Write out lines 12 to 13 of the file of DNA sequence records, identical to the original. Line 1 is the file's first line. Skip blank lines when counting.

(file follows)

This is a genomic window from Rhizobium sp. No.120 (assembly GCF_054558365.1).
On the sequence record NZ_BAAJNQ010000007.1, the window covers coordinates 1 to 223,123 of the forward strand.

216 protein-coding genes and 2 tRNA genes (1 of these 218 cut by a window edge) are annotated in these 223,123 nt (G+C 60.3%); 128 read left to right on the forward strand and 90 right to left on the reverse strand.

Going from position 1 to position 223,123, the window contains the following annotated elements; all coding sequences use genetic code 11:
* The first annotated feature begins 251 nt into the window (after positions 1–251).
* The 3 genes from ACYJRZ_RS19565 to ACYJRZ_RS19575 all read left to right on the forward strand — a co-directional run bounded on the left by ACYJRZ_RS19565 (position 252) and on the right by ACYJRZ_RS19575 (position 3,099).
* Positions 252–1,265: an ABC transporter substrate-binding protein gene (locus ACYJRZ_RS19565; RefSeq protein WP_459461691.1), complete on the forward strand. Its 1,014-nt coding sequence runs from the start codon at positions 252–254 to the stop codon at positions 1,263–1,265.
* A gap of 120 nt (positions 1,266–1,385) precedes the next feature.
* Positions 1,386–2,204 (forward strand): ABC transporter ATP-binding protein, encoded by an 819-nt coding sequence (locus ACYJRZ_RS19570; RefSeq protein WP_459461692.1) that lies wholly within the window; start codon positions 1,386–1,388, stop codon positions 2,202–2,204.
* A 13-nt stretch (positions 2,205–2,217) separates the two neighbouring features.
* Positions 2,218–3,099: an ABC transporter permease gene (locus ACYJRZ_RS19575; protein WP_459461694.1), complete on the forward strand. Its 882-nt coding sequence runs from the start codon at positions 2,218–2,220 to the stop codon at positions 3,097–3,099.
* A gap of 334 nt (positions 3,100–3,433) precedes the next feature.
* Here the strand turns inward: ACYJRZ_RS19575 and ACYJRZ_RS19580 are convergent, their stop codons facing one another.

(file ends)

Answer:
* A gap of 334 nt (positions 3,100–3,433) precedes the next feature.
* Here the strand turns inward: ACYJRZ_RS19575 and ACYJRZ_RS19580 are convergent, their stop codons facing one another.